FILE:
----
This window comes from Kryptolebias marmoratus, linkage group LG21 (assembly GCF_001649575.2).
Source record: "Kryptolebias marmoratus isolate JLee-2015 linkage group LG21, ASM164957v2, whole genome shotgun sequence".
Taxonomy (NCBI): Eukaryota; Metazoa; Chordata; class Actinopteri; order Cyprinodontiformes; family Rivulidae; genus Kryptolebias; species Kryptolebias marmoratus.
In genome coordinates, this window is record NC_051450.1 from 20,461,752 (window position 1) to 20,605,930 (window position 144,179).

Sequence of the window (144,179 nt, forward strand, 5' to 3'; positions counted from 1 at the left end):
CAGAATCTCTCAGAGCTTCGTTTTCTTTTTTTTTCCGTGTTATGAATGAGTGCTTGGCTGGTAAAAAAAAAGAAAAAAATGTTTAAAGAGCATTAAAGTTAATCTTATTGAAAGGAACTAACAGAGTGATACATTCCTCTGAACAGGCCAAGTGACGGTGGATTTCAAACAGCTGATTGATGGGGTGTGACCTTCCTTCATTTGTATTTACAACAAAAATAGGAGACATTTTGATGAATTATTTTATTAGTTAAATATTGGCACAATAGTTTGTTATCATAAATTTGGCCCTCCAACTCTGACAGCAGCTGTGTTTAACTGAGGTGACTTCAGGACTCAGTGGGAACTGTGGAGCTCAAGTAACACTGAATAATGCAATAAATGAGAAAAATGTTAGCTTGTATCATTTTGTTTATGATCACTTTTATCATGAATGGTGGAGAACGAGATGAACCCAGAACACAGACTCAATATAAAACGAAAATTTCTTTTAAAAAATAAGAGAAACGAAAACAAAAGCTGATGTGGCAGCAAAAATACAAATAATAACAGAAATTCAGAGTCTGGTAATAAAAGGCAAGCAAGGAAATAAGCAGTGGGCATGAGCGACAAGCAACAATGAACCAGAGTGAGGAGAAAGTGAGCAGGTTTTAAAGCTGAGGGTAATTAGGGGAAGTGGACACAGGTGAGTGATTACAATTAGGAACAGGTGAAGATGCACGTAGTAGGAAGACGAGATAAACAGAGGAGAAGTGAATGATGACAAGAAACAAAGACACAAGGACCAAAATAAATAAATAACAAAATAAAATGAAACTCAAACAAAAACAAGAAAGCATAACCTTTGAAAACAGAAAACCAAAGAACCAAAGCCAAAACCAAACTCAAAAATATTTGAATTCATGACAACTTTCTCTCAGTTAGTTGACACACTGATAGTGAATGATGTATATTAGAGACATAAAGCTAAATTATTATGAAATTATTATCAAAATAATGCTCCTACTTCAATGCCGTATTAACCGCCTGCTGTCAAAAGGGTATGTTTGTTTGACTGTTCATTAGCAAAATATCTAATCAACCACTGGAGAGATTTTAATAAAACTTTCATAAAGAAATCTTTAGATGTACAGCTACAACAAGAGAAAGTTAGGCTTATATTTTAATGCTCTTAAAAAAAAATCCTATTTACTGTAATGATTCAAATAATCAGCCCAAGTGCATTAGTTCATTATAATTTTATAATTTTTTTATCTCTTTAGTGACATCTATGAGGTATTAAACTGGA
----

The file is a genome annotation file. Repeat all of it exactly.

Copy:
This window comes from Kryptolebias marmoratus, linkage group LG21 (assembly GCF_001649575.2).
Source record: "Kryptolebias marmoratus isolate JLee-2015 linkage group LG21, ASM164957v2, whole genome shotgun sequence".
Taxonomy (NCBI): Eukaryota; Metazoa; Chordata; class Actinopteri; order Cyprinodontiformes; family Rivulidae; genus Kryptolebias; species Kryptolebias marmoratus.
In genome coordinates, this window is record NC_051450.1 from 20,461,752 (window position 1) to 20,605,930 (window position 144,179).

Sequence of the window (144,179 nt, forward strand, 5' to 3'; positions counted from 1 at the left end):
CAGAATCTCTCAGAGCTTCGTTTTCTTTTTTTTTCCGTGTTATGAATGAGTGCTTGGCTGGTAAAAAAAAAGAAAAAAATGTTTAAAGAGCATTAAAGTTAATCTTATTGAAAGGAACTAACAGAGTGATACATTCCTCTGAACAGGCCAAGTGACGGTGGATTTCAAACAGCTGATTGATGGGGTGTGACCTTCCTTCATTTGTATTTACAACAAAAATAGGAGACATTTTGATGAATTATTTTATTAGTTAAATATTGGCACAATAGTTTGTTATCATAAATTTGGCCCTCCAACTCTGACAGCAGCTGTGTTTAACTGAGGTGACTTCAGGACTCAGTGGGAACTGTGGAGCTCAAGTAACACTGAATAATGCAATAAATGAGAAAAATGTTAGCTTGTATCATTTTGTTTATGATCACTTTTATCATGAATGGTGGAGAACGAGATGAACCCAGAACACAGACTCAATATAAAACGAAAATTTCTTTTAAAAAATAAGAGAAACGAAAACAAAAGCTGATGTGGCAGCAAAAATACAAATAATAACAGAAATTCAGAGTCTGGTAATAAAAGGCAAGCAAGGAAATAAGCAGTGGGCATGAGCGACAAGCAACAATGAACCAGAGTGAGGAGAAAGTGAGCAGGTTTTAAAGCTGAGGGTAATTAGGGGAAGTGGACACAGGTGAGTGATTACAATTAGGAACAGGTGAAGATGCACGTAGTAGGAAGACGAGATAAACAGAGGAGAAGTGAATGATGACAAGAAACAAAGACACAAGGACCAAAATAAATAAATAACAAAATAAAATGAAACTCAAACAAAAACAAGAAAGCATAACCTTTGAAAACAGAAAACCAAAGAACCAAAGCCAAAACCAAACTCAAAAATATTTGAATTCATGACAACTTTCTCTCAGTTAGTTGACACACTGATAGTGAATGATGTATATTAGAGACATAAAGCTAAATTATTATGAAATTATTATCAAAATAATGCTCCTACTTCAATGCCGTATTAACCGCCTGCTGTCAAAAGGGTATGTTTGTTTGACTGTTCATTAGCAAAATATCTAATCAACCACTGGAGAGATTTTAATAAAACTTTCATAAAGAAATCTTTAGATGTACAGCTACAACAAGAGAAAGTTAGGCTTATATTTTAATGCTCTTAAAAAAAAATCCTATTTACTGTAATGATTCAAATAATCAGCCCAAGTGCATTAGTTCATTATAATTTTATAATTTTTTTATCTCTTTAGTGACATCTATGAGGTATTAAACTGGA